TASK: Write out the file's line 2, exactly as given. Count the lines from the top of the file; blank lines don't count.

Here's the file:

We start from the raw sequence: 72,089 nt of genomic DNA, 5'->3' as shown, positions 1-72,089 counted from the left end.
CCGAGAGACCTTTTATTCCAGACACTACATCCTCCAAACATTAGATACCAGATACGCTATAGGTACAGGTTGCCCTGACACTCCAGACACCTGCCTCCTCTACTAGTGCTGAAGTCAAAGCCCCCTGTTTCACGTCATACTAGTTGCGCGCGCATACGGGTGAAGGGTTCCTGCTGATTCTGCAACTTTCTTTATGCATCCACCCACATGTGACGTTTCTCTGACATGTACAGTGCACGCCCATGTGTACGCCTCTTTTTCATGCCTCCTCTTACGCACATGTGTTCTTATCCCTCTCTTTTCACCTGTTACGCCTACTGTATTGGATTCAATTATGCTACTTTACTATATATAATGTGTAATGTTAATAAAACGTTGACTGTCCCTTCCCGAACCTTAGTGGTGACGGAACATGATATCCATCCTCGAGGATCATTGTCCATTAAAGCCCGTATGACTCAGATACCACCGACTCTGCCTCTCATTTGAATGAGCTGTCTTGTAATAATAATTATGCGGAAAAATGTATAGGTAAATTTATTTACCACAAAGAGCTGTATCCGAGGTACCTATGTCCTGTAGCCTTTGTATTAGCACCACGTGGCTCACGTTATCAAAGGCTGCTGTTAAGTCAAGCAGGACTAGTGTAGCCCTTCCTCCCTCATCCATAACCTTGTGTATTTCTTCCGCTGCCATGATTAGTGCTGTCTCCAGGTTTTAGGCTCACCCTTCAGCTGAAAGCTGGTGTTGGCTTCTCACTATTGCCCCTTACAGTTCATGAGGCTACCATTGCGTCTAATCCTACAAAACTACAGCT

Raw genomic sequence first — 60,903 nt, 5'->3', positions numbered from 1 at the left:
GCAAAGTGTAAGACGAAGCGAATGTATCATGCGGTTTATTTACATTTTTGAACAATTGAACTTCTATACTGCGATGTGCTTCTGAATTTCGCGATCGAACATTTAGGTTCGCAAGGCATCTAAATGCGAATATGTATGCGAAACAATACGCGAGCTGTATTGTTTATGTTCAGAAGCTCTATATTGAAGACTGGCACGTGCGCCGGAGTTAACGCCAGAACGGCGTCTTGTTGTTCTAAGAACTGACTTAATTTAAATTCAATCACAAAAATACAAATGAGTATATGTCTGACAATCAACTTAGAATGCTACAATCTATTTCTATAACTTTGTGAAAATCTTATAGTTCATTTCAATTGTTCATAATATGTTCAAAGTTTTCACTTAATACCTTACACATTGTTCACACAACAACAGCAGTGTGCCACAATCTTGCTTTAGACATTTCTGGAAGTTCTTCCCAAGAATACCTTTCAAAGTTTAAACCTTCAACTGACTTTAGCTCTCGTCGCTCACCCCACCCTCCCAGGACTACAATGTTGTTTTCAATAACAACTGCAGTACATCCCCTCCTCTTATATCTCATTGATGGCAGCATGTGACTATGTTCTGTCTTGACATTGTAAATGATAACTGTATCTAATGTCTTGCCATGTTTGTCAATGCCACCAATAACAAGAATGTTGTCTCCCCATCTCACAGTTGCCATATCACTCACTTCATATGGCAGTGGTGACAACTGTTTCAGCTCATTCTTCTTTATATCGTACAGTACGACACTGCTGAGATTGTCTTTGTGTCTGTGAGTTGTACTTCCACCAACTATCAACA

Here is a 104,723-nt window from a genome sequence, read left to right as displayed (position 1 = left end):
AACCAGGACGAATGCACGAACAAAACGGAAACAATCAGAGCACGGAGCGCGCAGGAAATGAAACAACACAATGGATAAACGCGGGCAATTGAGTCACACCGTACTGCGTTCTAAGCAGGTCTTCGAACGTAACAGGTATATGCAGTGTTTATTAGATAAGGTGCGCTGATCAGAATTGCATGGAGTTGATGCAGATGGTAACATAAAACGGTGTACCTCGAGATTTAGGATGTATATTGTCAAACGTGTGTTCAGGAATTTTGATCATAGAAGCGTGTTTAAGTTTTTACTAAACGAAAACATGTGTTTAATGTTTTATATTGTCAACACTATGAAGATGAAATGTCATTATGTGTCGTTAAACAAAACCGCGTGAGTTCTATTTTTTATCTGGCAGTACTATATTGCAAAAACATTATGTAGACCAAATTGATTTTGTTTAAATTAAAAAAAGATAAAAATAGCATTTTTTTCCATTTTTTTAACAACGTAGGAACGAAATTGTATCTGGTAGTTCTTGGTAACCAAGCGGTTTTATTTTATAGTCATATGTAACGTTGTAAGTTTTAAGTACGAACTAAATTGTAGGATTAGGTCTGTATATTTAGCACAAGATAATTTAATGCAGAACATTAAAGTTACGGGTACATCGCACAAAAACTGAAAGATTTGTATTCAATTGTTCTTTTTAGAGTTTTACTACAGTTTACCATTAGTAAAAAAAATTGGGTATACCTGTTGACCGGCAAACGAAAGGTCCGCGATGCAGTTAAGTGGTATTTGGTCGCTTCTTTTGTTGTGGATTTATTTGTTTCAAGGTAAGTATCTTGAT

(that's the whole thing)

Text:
CCGAGAGACCTTTTATTCCAGACACTACATCCTCCAAACATTAGATACCAGATACGCTATAGGTACAGGTTGCCCTGACACTCCAGACACCTGCCTCCTCTACTAGTGCTGAAGTCAAAGCCCCCTGTTTCACGTCATACTAGTTGCGCGCGCATACGGGTGAAGGGTTCCTGCTGATTCTGCAACTTTCTTTATGCATCCACCCACATGTGACGTTTCTCTGACATGTACAGTGCACGCCCATGTGTACGCCTCTTTTTCATGCCTCCTCTTACGCACATGTGTTCTTATCCCTCTCTTTTCACCTGTTACGCCTACTGTATTGGATTCAATTATGCTACTTTACTATATATAATGTGTAATGTTAATAAAACGTTGACTGTCCCTTCCCGAACCTTAGTGGTGACGGAACATGATATCCATCCTCGAGGATCATTGTCCATTAAAGCCCGTATGACTCAGATACCACCGACTCTGCCTCTCATTTGAATGAGCTGTCTTGTAATAATAATTATGCGGAAAAATGTATAGGTAAATTTATTTACCACAAAGAGCTGTATCCGAGGTACCTATGTCCTGTAGCCTTTGTATTAGCACCACGTGGCTCACGTTATCAAAGGCTGCTGTTAAGTCAAGCAGGACTAGTGTAGCCCTTCCTCCCTCATCCATAACCTTGTGTATTTCTTCCGCTGCCATGATTAGTGCTGTCTCCAGGTTTTAGGCTCACCCTTCAGCTGAAAGCTGGTGTTGGCTTCTCACTATTGCCCCTTACAGTTCATGAGGCTACCATTGCGTCTAATCCTACAAAACTACAGCT